It might be because I’ve had a long summer break and am suitably relaxed (God bless New Zealand with it’s wonderful weather and short weeks) but I’m noticing burnout in change teams.
Change projects often have tight deadlines, high demands and big expectations and those charged with delivery often work harder and longer hours than the business team that they are serving. It’s been that way for a long time, so on one hand I shouldn’t be surprised but on the other I ask myself ‘why haven’t we learned by now?’
Burnout is not good business sense, so why do many organisations and in particular their C-suite leaders not only accept it but set up the conditions that create it? Burnout is a failure of leadership because it doesn’t happen by accident. In fact many cases of burnout are totally predictable from the start of a project.
Here’s how it goes.
Business Manager X decides that what is needed is a new Y. ROI cases are prepared and people are then convinced that new technology/systems/applications are the way forward. From then on the die is caste. Once the C-suite has decided a project will be delivered in 6 months nobody can say it can’t be. Unfortunately it’s also a trend for senior managers to set over demanding expectations of timeline deliberately.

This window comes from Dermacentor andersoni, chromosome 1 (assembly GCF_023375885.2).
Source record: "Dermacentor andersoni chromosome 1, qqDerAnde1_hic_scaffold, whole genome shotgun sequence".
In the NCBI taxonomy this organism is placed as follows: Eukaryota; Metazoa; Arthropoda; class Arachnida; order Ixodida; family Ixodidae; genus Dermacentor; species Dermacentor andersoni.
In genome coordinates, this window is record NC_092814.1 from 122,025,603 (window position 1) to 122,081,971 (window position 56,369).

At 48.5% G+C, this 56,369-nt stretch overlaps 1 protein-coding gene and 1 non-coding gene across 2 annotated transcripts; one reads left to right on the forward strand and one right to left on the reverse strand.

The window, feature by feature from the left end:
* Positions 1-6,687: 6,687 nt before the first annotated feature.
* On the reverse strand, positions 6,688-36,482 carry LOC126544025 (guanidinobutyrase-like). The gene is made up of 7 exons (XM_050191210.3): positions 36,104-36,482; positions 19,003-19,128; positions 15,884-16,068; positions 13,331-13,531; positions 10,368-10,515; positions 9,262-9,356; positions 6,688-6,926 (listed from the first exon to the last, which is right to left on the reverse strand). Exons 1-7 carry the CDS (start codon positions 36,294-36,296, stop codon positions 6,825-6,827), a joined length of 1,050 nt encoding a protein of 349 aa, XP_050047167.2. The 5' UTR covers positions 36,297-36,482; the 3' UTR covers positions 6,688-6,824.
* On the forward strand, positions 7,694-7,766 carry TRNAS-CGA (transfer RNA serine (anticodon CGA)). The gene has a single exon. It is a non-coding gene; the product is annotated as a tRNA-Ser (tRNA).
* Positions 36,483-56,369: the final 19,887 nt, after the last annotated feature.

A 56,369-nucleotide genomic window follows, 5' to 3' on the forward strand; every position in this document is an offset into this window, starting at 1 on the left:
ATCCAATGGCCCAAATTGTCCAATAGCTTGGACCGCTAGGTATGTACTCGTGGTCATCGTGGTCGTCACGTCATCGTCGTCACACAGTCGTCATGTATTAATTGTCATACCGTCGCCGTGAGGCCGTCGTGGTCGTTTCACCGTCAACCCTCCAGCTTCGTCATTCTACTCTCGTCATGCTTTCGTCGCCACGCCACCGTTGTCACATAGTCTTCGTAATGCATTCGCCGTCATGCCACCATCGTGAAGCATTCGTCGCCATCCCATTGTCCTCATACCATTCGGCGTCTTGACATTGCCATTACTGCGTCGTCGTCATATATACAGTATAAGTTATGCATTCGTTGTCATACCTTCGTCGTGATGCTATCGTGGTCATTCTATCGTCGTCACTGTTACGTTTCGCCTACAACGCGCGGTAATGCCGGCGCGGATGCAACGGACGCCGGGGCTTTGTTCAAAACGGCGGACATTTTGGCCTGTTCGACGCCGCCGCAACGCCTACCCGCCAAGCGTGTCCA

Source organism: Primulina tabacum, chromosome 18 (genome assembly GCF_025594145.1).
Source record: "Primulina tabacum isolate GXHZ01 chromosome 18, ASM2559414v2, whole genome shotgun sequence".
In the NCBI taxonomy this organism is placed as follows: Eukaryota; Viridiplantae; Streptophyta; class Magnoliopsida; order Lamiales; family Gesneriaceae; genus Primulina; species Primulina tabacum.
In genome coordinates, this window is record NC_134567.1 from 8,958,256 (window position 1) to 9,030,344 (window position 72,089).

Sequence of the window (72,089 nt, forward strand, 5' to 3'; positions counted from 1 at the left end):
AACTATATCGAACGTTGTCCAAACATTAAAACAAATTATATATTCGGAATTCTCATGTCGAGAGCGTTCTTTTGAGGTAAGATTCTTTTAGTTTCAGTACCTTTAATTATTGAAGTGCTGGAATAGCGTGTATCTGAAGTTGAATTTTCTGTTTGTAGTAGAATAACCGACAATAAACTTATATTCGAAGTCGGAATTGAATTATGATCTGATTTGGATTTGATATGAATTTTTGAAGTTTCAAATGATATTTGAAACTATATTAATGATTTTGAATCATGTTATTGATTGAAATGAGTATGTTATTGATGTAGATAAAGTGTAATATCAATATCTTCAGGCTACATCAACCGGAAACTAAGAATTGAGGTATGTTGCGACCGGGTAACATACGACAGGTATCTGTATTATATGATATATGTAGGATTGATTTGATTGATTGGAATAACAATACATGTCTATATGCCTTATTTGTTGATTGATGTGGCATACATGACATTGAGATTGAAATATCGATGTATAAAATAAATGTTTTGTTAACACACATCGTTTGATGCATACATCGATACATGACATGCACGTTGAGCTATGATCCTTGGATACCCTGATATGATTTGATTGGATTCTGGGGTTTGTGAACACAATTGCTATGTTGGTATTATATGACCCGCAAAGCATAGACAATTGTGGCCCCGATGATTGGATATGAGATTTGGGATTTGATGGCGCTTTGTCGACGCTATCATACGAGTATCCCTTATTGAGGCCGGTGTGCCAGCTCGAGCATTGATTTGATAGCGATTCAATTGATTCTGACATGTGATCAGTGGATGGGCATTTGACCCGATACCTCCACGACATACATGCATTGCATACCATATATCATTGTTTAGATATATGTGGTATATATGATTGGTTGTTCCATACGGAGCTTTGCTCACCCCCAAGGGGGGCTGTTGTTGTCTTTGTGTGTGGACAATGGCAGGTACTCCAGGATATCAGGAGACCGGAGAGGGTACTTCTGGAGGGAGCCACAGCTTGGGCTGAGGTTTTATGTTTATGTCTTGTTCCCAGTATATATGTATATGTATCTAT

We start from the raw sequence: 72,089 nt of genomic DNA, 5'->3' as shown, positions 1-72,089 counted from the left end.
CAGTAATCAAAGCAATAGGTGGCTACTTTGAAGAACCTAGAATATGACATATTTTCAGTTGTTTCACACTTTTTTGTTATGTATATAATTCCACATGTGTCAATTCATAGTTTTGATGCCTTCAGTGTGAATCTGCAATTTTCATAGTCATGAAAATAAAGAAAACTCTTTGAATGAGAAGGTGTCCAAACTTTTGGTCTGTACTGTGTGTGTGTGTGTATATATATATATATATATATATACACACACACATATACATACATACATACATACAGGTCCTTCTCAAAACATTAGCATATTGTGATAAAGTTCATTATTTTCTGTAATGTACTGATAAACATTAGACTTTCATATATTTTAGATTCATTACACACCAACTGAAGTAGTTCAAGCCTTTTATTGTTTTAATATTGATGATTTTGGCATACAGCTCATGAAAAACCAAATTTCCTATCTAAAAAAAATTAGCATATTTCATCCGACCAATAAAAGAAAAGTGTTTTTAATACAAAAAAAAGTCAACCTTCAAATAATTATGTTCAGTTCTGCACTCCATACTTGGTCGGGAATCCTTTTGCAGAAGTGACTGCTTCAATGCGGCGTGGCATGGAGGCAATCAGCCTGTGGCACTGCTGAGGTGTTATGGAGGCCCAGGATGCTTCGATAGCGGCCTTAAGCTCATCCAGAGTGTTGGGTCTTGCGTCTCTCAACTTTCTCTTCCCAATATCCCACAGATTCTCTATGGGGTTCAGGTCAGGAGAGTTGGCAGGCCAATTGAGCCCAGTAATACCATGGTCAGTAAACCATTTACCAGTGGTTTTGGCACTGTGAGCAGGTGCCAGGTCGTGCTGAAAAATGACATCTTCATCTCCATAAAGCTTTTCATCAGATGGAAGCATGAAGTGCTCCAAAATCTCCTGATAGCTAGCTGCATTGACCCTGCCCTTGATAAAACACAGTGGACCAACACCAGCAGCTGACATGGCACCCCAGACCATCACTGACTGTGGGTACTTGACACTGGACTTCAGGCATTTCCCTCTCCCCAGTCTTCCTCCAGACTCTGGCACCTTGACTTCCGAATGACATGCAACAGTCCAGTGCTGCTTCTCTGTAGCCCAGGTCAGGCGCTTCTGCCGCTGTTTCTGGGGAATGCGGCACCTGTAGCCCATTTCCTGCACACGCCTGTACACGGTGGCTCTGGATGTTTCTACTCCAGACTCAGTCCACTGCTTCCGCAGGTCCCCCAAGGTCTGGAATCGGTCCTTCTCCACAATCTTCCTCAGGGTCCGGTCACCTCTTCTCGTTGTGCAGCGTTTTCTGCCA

The project team comes along and the people that have the expertise start to look into things in the kind of detail you can’t at the business case stage and it becomes apparent that it can’t be delivered to the timeline. They look under the stones and find all the things that nobody wants to tell the bosses, find the past patch ups, previous project frailties or the weaknesses in the business case and know they can’t deliver.
It takes a very strong project leader to go back and argue for more time. And even if they do it’s always a negotiation (everything in life is a negotiation as you know) and if they get a bit more time they don’t get all they need and the don’t get more resource to fill the gap between the time they need and the time they get.
Short of time and short of resource. Only one outcome.
But burnout doesn’t happen everywhere to everyone. The shortage plays out for some roles more than others. Often there is only one expert available for something when the timeline needs 1.5. Sometimes it’s the project manager themselves. And this is the worst case of burnout from a business point of view. You work the people who the project pivot around to a state of incapacity. If the one person who knows how the software works keels over before the end of the project, what’s the outcome? If the person who is responsible for keeping the project hanging together is barely hanging together themselves, what is the outcome?
Change projects run Risk registers. But I’ve not seen many that actually list key individuals and then monitor their real hours (not just in the office: what time are they sending emails?), stress levels, physical health and mental wellbeing throughout a project. It’s not something we talk about is it. ‘You doing ok John?’ is as far as it goes for most.
Maybe burnout needs to be a a C-Suite KPI?